The package is temporarily placed in front to coax the rest inside the hive.

 It’s incredible how the whole colony knows where the queen is, they know how to get her out of the cage, and they know that this random box they got dropped into is going to be their new home. I am amazed by their instincts; their sense of purpose even though each bee is just one bee. Everyone has a job and everyone gets right to it.

A mass amount of them in one place is a bit overwhelming, but having one land on your hand, or gently scooting some out of the way and watching how they interact with you and each other is incredible.

It gave me a renewed sense of respect for insects that I feel like I haven’t felt in a long time.

These critters are magical and I can’t wait to learn more about them, and take care of them the best ways I know how.





Rebekah Jacob Gallery, The Ordinary, Divine Timing.

Busy, productive, fun, full, family, frequently-amazed-at-life month. Zorn visited and met Bruce for the first time. We also indulged in some oyster shooters and candy apples.

We even tried out Charleston’s newest restaurant, Xiao Bao Biscuit, which was delicious. There was double dutch. I highly recommend the Borneo Sunrise cocktail.

Last week, I got asked to create the holiday windows at Rebekah Jacob Gallery.

Thrilled, I sent myself into a frenzy of fast and fantasy. They are up and waiting to be seen at the big Sociale Mocktails event there on Friday evening.

Mr. Fox is going to hang out there for a few months, as are the beautiful Morphos I pinned this past spring.

In other news, I am going to be creating some visual elements for The Ordinary, which I couldn’t be happier about. 

Not only is this restaurant going to be extremely swank and tasty, it’s going to be seen by a lot of humans. When you go for oysters or triggerfish this winter, be on the look out for the four reproduction saltwater fish and a case full of preserved marine life and plants that I’ve created! Progress photos to come later…. until then, here are some sketches of some ideas for the project.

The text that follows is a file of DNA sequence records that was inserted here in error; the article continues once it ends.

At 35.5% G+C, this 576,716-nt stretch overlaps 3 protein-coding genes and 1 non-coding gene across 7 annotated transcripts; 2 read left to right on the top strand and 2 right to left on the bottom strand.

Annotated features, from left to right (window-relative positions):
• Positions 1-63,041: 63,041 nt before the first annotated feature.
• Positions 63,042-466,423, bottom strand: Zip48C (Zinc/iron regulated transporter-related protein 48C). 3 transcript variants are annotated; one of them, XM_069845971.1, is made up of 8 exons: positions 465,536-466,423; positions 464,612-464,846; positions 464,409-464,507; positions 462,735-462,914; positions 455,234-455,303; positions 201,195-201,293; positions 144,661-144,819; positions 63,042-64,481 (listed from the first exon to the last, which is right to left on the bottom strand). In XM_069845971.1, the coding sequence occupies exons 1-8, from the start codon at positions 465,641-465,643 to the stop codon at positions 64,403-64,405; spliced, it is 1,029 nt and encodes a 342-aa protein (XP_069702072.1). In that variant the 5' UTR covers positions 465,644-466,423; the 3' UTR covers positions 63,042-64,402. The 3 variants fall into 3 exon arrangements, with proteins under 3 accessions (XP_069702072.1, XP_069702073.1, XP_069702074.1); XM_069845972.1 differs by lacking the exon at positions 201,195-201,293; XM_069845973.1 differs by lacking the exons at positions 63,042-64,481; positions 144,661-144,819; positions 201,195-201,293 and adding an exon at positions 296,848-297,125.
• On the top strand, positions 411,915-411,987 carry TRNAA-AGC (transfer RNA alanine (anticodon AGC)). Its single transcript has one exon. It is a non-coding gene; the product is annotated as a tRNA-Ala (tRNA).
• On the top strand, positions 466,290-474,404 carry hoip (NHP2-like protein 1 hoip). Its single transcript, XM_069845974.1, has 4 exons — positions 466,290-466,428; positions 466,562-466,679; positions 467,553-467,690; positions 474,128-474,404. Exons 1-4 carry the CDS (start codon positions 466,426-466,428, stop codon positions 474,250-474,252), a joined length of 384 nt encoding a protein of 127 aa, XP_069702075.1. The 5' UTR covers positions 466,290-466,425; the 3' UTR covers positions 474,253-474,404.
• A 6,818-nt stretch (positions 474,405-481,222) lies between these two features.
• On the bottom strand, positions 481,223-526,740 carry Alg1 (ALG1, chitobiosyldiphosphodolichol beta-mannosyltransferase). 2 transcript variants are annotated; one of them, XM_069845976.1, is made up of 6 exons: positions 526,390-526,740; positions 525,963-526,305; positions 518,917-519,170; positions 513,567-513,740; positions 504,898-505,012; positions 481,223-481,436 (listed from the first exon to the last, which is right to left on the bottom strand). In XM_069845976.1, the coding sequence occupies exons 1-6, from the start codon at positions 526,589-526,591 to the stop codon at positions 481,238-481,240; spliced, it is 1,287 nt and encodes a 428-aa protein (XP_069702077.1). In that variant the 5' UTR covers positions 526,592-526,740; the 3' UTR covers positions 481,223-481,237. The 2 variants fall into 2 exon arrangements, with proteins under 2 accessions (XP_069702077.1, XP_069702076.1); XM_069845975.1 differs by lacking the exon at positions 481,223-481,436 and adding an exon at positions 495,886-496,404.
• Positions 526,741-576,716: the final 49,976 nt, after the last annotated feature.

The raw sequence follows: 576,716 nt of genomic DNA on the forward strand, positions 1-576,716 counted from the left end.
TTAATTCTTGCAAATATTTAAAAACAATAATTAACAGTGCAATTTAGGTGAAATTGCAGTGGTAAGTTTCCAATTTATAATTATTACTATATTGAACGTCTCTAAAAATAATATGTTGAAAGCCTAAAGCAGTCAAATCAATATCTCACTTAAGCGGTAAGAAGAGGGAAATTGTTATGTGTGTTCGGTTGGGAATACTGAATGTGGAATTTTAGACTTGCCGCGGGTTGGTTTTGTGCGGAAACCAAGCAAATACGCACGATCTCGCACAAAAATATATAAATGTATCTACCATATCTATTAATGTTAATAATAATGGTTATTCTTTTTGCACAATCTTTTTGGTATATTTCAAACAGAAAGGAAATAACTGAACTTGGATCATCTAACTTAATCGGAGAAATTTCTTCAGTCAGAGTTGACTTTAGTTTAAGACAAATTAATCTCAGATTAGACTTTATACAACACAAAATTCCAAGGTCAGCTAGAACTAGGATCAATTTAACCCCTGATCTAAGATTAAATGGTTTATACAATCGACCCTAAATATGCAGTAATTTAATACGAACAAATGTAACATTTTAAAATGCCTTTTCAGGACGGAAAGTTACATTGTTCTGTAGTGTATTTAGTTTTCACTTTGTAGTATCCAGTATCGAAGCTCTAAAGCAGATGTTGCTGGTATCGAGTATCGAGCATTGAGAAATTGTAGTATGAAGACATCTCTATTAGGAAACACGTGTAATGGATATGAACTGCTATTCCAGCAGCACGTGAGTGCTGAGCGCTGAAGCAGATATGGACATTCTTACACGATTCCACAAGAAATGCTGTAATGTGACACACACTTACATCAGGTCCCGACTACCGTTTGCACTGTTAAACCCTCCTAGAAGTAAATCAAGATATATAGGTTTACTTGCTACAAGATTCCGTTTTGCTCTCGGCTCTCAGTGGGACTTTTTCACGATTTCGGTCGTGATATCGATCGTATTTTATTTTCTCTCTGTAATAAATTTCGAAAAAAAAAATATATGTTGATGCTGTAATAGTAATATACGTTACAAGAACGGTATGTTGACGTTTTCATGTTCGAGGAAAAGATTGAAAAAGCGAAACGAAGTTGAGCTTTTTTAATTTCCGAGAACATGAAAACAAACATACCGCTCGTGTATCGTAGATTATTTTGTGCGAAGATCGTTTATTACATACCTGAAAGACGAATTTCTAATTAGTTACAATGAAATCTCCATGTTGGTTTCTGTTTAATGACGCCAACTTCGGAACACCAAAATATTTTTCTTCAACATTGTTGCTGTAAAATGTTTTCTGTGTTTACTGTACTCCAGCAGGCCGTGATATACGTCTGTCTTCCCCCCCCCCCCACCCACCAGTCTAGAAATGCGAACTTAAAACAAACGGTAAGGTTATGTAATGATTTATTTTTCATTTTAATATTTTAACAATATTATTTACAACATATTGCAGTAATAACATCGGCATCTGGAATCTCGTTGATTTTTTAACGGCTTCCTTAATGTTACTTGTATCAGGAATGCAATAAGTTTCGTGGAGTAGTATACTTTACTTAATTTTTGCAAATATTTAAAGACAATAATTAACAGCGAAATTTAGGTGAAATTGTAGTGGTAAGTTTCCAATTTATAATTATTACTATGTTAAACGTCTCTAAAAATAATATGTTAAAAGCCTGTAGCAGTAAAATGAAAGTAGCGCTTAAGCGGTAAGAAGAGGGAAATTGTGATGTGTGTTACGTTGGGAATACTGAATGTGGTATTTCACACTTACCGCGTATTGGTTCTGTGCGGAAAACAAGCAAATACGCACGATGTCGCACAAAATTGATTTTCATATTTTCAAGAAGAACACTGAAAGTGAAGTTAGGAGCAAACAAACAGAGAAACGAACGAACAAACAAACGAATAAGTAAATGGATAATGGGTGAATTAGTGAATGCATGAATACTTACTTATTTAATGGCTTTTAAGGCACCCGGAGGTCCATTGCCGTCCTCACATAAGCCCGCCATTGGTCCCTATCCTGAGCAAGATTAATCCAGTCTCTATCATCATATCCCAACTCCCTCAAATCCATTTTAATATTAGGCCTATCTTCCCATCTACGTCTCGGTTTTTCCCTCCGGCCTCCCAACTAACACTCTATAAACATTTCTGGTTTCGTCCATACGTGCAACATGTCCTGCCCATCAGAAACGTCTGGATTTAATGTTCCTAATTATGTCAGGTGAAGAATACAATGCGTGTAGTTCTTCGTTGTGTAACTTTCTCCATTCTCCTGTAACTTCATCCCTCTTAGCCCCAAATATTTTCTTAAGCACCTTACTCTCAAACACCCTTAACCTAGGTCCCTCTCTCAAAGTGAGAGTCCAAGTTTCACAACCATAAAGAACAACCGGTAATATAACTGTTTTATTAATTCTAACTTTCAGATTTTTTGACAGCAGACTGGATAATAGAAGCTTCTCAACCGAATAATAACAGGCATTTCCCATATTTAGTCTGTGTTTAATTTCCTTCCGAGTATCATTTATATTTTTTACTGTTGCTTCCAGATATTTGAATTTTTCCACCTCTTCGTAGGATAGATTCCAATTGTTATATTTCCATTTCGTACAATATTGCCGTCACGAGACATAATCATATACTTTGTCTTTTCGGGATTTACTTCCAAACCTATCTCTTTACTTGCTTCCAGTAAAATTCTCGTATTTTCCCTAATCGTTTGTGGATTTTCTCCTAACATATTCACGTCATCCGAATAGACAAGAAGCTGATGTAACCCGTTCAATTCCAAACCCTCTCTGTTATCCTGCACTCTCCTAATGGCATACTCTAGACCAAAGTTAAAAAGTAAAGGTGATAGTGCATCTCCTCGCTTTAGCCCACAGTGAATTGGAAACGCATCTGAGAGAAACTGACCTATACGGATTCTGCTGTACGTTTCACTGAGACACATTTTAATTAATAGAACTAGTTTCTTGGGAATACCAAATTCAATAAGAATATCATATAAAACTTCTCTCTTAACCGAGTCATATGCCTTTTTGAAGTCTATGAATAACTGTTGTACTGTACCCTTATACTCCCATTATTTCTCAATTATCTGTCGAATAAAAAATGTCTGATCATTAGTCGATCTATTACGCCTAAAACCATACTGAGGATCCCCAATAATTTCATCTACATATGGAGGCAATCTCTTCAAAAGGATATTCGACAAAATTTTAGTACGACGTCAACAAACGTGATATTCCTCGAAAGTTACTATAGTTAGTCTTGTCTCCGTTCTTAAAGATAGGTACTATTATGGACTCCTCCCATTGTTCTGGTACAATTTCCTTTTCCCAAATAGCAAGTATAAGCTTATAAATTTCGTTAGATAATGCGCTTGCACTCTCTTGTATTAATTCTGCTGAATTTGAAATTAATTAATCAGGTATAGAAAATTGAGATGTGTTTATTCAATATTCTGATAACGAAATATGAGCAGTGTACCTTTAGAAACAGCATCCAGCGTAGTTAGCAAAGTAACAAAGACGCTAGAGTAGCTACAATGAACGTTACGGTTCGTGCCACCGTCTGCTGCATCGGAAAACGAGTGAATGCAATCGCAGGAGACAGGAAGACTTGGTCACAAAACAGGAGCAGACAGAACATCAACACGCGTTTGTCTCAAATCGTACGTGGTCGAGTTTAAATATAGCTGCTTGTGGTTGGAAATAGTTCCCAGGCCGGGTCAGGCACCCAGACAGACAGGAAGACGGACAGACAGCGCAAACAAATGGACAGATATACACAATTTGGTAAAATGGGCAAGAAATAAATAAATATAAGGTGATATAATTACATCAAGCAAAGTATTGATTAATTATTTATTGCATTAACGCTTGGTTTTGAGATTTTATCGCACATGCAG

I may be a LITTLE excited about friday…. here is a sketch of my outfit and an invitation.

Please join the HALSEY!




c of c creatures from the past

 My first job in Charleston was for Technical Theater Solutions. I built this cave with the help of my master-of-an-organizer-builder-supervisor, carved it myself, then coated and painted it with the help of a very talented (and also new to Charleston) assistant. Then the three of us put on the final touches and it is now completed! The cave bears at the “Creatures from the Past” museum at the College of Charleston now have a nice looking limestone habitat.

 Bears in their new home.



 Kelly admires the big bear!


 View from the hallway before you enter the museum – it is the first thing you see upon entering.


 Final shot of the new habitat from up on a ladder.

 Side views



 Close up




time flies like an arrow, fruit flies like a banana

 Some butterflies I’ve been pinning in my free time…


 A shot from the “Daily News” on “The World’s Largest Dinosaurs” at AMNH. Can’t legally show you anything else … just come see the show! Opens April 15th, I’ve got lots of vouchers.



Artwork for “Songs for Rosemary” by Tom and Cindy Luxem




Older Posts


Recent bits and bobs floating around in the creative process


Follow @beccabarnet on Instagram for process shots and #boyfriendbruce